After umpteen years telling stories through the vaunted medium of roleplaying games, I rarely come across a mechanic or system that surprises me. More often, I’ll find something that differs just slightly from normal procedure, or a simplified version of another system. Burning Wheel, however, made me reconsider the way I run and play tabletop games. While the system is certainly not without its flaws, the changes it makes to the typical gaming experience place this one firmly in my favorites column.
1) Character Burning, Not Creation
Other games have a lifepath system that helps you grow your character from a young age to their starting position. Burning Wheel sends you on a journey of discovery, not only of your own character, but of the setting you’ll be playing in. All players, the GM included, discuss what style of fantasy game will grace the table. Dashing privateers seeking a pathway to an uncharted island? Upjumped nobles looking to calm an agitated public on the edge of revolt? A dwarf and his comrades seeking ancient treasure? There’s a setting for you. In my most recent game, I found myself in the position of Captain of a vessel he does not own, while other characters were built as summoner/navigator, company inspector, and the ship’s doctor. Each of us chose lifepaths that placed us in our desired roles, added up the skill and traits we received from our journey, and through in some personalization through freebie points. After the mechanics were crunched, the true work began. We worked together to define the intricacies of the setting, the depths of our characters’ motivations, and the personalities that would clash aboard the vessel. These became our Beliefs and Instincts.
2) Play For Points
Burning Wheel is not necessarily a cooperative game of pure storytelling. You are your character’s advocate, even as you inhabit them. When you want to add dice to a roll, you’re expected to make the case for your other skills and how they might factor into a specific skill roll. Players also fight for their Beliefs and try to find ways their Instincts will get into trouble. Why? Satisfaction, of course, but also, the player earns points they can spend by accomplishing goals and furthering the plot. Our merry band of “not-pirates” tried at every turn to use the others to earn Fate, Persona, and eventually, Deeds points. Each has their own separate uses within the game mechanics, but all are invaluable and serve also as a metric for how successful your character is. My melodramatic captain wants to explore something new (as it’s one of his core Beliefs), so when he gets the opportunity to sidetrack from the main mission, he’s going to take it. However, our navigator just wants to get the cargo back to his people, so he’s more motivated to keep us on track so he can get his points. This leads, somewhat organically, to a confrontation between the two characters, whereby each must decide how much of their true motives they wish to reveal in their arguments. Who will come out on top and get those sweet points? The dice and good roleplaying shall decide!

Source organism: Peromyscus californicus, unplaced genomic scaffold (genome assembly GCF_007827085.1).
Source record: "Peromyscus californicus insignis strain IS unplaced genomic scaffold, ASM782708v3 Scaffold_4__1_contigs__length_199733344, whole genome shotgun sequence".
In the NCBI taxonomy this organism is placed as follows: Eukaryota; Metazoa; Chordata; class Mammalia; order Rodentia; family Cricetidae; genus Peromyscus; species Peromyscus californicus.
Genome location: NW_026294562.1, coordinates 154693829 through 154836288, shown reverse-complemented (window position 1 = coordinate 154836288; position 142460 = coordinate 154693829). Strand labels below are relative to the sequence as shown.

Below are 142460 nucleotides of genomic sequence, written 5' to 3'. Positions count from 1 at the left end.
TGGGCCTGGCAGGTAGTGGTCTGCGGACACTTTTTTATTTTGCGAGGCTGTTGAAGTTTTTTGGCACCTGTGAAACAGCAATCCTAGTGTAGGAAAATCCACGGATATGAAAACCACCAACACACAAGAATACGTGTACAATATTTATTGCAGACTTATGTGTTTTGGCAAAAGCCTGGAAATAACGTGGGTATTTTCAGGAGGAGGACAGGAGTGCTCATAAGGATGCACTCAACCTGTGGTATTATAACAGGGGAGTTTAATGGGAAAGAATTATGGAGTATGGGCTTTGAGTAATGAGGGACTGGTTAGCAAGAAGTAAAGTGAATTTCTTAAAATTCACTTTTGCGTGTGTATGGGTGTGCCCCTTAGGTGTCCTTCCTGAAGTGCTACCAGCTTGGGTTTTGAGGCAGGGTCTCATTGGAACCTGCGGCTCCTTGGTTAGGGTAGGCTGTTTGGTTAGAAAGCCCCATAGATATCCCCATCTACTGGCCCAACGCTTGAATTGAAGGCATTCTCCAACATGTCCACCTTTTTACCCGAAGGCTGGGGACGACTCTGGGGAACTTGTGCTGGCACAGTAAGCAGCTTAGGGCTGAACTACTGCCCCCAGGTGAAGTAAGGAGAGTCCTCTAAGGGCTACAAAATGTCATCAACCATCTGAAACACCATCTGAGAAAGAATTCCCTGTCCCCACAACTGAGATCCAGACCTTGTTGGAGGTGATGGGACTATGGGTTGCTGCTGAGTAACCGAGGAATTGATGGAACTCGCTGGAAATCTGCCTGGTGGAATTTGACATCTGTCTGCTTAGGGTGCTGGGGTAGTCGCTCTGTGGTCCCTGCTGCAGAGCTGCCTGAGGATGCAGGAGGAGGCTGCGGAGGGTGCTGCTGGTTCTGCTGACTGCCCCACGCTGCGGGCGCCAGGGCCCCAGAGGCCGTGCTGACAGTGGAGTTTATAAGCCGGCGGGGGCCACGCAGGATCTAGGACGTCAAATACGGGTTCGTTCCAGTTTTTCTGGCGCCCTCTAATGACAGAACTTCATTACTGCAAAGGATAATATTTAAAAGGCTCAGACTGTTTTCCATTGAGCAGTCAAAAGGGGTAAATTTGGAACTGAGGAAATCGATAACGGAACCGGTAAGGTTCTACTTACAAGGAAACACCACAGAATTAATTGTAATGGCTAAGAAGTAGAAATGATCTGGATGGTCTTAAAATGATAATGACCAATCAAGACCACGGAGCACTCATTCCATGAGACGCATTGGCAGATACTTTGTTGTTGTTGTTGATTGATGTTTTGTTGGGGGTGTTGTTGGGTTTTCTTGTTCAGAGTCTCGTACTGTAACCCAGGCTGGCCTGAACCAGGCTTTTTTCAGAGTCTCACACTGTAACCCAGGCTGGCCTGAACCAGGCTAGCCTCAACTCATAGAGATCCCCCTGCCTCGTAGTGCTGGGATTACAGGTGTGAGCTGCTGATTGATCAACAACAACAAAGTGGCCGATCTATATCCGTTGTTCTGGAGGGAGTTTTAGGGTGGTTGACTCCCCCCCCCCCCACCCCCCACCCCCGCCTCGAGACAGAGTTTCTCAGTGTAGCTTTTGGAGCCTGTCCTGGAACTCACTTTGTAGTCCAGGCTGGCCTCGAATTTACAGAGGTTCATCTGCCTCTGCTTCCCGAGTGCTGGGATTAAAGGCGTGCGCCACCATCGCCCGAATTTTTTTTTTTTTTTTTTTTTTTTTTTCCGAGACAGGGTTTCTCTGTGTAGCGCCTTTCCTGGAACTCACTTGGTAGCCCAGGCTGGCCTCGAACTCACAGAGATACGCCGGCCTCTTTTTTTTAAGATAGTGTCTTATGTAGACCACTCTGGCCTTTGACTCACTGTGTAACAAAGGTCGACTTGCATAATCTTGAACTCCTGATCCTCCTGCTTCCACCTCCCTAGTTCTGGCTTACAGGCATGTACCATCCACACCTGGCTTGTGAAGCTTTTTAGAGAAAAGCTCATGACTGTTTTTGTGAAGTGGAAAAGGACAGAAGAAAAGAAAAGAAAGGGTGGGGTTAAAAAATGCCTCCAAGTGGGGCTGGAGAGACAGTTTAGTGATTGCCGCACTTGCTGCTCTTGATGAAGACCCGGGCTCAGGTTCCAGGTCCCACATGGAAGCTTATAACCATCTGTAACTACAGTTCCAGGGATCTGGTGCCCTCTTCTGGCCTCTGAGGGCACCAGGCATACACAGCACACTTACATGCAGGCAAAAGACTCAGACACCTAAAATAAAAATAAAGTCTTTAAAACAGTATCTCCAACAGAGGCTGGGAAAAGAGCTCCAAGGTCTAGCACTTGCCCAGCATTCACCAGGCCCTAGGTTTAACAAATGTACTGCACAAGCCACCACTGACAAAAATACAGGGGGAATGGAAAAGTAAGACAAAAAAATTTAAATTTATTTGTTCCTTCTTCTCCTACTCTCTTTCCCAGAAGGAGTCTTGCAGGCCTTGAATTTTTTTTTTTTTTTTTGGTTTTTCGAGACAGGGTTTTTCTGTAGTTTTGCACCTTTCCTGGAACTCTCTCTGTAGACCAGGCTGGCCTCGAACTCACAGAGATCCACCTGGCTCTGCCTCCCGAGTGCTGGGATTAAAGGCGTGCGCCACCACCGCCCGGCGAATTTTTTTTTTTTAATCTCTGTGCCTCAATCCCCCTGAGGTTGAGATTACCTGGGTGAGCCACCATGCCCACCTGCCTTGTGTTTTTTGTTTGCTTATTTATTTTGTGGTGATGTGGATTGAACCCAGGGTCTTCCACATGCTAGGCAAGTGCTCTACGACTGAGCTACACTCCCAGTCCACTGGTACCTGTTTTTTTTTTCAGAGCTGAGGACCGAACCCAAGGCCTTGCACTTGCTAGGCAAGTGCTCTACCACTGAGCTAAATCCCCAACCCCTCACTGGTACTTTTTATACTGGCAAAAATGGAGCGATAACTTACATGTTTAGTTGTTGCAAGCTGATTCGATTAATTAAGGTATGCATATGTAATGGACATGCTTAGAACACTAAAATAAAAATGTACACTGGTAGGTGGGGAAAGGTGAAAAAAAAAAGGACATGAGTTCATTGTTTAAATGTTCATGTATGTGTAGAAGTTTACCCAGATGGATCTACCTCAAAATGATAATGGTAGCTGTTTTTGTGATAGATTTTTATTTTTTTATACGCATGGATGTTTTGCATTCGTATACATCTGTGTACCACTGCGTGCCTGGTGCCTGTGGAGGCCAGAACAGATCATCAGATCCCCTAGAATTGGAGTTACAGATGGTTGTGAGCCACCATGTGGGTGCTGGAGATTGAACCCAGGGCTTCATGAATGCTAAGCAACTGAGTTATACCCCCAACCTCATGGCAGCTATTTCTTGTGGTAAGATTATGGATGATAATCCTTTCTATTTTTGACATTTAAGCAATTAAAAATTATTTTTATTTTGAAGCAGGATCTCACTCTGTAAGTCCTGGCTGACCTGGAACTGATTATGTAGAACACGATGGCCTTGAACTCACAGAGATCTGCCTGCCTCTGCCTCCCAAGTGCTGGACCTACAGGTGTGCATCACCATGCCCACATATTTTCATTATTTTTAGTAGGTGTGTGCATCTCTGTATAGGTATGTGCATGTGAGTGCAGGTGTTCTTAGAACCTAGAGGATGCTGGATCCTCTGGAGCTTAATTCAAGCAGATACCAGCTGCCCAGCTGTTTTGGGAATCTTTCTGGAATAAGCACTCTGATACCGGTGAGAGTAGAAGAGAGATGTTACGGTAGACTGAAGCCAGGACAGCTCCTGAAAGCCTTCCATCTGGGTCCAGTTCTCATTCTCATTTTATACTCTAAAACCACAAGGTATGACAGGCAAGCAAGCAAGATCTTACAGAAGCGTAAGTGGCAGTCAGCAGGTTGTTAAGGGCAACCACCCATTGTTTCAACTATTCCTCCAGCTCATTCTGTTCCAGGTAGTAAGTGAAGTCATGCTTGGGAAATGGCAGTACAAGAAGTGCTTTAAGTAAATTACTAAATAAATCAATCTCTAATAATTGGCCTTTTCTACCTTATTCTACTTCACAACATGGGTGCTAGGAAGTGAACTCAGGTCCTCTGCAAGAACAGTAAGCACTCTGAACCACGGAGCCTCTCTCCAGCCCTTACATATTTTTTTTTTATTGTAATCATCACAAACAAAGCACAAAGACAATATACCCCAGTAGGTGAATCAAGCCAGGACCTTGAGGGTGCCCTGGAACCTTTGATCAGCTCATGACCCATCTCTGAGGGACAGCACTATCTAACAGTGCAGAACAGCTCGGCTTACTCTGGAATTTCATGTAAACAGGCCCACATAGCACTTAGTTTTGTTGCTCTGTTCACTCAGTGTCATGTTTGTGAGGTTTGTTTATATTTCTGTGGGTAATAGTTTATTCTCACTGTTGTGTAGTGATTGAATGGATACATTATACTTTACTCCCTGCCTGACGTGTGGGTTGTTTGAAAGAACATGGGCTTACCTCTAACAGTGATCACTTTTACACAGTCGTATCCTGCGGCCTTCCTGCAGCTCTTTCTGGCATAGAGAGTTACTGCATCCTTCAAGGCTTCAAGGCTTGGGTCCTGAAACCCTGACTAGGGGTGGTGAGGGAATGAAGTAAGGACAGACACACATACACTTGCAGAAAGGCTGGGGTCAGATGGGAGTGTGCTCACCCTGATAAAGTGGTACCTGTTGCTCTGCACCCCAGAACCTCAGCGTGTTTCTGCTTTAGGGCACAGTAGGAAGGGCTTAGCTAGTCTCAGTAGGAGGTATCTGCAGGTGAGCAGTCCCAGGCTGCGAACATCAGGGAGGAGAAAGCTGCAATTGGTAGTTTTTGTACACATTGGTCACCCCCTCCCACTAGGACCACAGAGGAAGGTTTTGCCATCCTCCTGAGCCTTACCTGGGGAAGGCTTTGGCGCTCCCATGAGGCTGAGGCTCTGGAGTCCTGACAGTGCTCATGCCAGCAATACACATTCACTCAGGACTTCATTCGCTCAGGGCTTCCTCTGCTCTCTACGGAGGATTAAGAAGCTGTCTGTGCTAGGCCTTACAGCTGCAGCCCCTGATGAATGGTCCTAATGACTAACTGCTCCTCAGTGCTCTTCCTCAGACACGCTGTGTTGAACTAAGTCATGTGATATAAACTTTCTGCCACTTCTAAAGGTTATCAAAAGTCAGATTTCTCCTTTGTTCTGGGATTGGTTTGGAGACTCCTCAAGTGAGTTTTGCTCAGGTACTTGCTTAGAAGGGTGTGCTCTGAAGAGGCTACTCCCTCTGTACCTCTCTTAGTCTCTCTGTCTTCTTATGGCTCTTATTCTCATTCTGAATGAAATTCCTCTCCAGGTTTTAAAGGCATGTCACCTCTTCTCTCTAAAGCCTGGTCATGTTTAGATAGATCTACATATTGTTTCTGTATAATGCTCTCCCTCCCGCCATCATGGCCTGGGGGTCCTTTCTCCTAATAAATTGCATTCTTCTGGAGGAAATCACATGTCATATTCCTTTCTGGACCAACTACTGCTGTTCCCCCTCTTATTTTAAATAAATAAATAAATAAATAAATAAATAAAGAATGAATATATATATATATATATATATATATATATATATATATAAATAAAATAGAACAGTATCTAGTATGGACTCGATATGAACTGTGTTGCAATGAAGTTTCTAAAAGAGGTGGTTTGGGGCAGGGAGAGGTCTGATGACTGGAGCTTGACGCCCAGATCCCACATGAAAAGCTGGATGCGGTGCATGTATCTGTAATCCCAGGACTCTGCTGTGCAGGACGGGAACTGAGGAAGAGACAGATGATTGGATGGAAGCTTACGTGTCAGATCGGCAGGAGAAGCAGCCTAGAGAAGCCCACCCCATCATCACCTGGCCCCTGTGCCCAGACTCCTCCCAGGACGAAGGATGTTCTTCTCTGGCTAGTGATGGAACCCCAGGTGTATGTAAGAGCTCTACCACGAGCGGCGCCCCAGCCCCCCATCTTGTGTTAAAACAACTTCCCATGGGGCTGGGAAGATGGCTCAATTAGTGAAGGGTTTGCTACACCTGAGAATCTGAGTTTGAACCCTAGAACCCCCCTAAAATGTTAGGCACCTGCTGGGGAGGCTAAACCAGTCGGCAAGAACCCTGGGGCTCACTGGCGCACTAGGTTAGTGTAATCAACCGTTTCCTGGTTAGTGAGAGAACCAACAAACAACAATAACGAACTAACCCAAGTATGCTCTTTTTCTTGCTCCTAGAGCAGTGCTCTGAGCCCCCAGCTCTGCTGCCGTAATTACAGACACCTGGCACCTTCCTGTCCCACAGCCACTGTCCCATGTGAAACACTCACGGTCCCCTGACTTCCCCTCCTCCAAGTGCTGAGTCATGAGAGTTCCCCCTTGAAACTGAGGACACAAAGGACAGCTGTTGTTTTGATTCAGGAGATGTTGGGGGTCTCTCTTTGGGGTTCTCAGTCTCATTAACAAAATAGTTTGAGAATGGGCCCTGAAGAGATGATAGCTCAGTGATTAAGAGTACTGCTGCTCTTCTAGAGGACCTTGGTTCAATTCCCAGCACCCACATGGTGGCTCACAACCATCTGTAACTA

3) Emotional Attributes
In addition to a character’s skills, traits, Beliefs and Instincts, some characters will have powerful Emotional Attributes. These are the sole province of non-humans and human characters imbued with Faith. Elves are driven by their Grief, as their eternal lives weigh heavily on them. Dwarves have their Greed, and become more miserly as they witness a world filled with physical and metaphysical things they desire. Orcs are filled with Hate, something they strive against until it finally consumes them. One of our other characters (different campaign) took the Faithful trait, which gives him access to the Faith attribute. With it, he can perform miracles and receive divine guidance. However, should his Faith ever reach 10, he ascends and leaves the mortal plane forever. Each of the Emotional Attributes has a similar character ending condition, colored by the stat in question. While powerful, these attributes are primarily meant to change the way you play the game, factoring into your decision making at each juncture. Our faithful character also took the Chosen One trait, making his Faith tests even easier, while simultaneously drawing the ire of other religious sects directly upon him.
There are plenty of other noteworthy aspects to the Burning Wheel, but the above three caused me to pause and truly thing about the way I run games and roleplay characters. How do we most effectively inhabit our character’s skin while championing their causes? How does a group define a setting while adhering to concrete rules? These questions and more are answered by experiencing just the basics of this innovative system.
David Horwitz is a gamer and freelance writer/editor with an obsession for exploring new forms of leisure. If you’re looking for an inquisitive mind and a deft hand, or just want to chat about gaming, contact him at www.davidhorwitzwrites.com/contact
Picture Reference: http://www.mouseguard.net/book/swords-strongholds-boardgame/
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